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Benchmarking and Systems Performance

Life in the Fast Lane

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I recently wrote about a college visit — Big Data, Performance, and Coconut Smoothies might as well be titled Big Data at the Big Ten. And the ability to collect, measure, and analyze this massive flood of data for meaningful insights requires important non-functional IT requirements like reliability, availability, security, and of course performance.Smarter Computing

The IBM announcement of new products and offerings today leverages cloud to improve efficiency, focuses on data to deliver more actionable insight, and secures this critical data to protect and reduce risk. It’s Cloud Ready, Data Ready, Security Ready. And, of course, Performance Ready with:

  • New #1 Power Systems benchmarks for the new POWER7+ systems across a wide portfolio of applications including SAP, Java, and Technical Computing. Read about them here.
  • All the benchmarks and rPerf data in the performance report here.
  • Proof points like this one: The new 48-core IBM Power 760 with DB2 10 achieved the best 48-core two-tier SAP SD standard application benchmark result, surpassing the 80-core HP DL980. (1)
  • Performance details on the new POWER7+ systems including Power 730, Power 740, Power 750, Power 760, PowerLinux 7R2.
  • Leadership Storage performance including performance enhancements to IBM XIV. New caching algorithms increase performance compared to previous models up to 4.5 times for random and 5 times for sequential database workloads.

One thing that struck me on this college visit (besides how young everyone looks) is how college truly is an exciting new beginning. Everything is shining, brand spanking new. But this doesn’t only have to happen in college. There are frequently new beginnings throughout life.

Years ago, when social media was a relatively new concept for many of us, my manager at the time (who was always a source of exciting, new, and crazy ideas) “suggested” that I consider writing something called a blog. A downright scary idea, I implemented it anyway.

This week, this esteemed manager, colleague, mentor, associate is retiring after a very successful career of exciting ideas. To start a new beginning in the fast lane. And I will miss his inspiration. And his crazy ideas. Like a blog.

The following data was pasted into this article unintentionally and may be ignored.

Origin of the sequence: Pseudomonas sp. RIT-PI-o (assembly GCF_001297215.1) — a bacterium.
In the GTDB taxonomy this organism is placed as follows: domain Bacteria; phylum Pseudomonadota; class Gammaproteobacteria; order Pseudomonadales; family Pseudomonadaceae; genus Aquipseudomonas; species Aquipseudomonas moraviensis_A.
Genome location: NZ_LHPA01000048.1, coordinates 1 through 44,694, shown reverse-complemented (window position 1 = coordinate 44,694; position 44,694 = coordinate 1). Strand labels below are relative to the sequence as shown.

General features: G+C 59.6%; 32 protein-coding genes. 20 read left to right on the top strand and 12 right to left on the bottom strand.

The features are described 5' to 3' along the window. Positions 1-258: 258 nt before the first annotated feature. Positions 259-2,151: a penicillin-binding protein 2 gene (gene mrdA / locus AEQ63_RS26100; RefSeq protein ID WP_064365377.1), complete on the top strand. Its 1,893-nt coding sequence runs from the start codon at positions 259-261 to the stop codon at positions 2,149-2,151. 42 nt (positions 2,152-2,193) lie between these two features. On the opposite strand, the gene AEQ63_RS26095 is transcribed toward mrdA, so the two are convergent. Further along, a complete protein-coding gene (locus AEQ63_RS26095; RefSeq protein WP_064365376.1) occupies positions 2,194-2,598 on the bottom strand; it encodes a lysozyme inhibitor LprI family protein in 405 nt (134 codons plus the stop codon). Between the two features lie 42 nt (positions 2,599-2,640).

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(1)The 48-core IBM Power 760 (3.41 GHz) achieved the best 48-core two-tier SAP SD standard application benchmark result running SAP enhancement package 5 for the SAP ERP 6.0 application; 8 processors / 48 cores / 192 threads, POWER7+, 1024 GB memory, 25,488 SD benchmark users, running AIX® 7.1 and DB2® 10, dialog resp.: 0.99s, line items/hour: 2,784,330, Dialog steps/hour: 8,353,000 SAPS: 139,220, DB time (dialog/ update): .009s/.015s, CPU utilization: 99%, Certification #2013004. vs. HP DL980 G7, Xeon, SQL Server 2008, 25,160 users, 8 processors/80 cores/160 threads, SAP enhancement package 4 for SAP ERP 6.0, Certification # 2011021. http://www.sap.com. Results current as of 2/5/13.

SAP and all SAP logos are trademarks or registered trademarks of SAP AG in Germany and in several other countries. Other names may be trademarks of their respective owners.

SPEC, SPECint, SPECfp, SPECjbb, SPECweb, SPECjAppServer, SPECjEnterprise, SPECjvm, SPECvirt, SPECompM, SPECompL, SPECsfs, SPECpower, SPEC MPI and SPECpower_ssj are trademarks of the Standard Performance Evaluation Corporation (SPEC).

The postings on this site solely reflect the personal views of the author and do not necessarily represent the views, positions, strategies or opinions of IBM or IBM management.

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Written by benchmarkingblog

February 5, 2013 at 12:24 am

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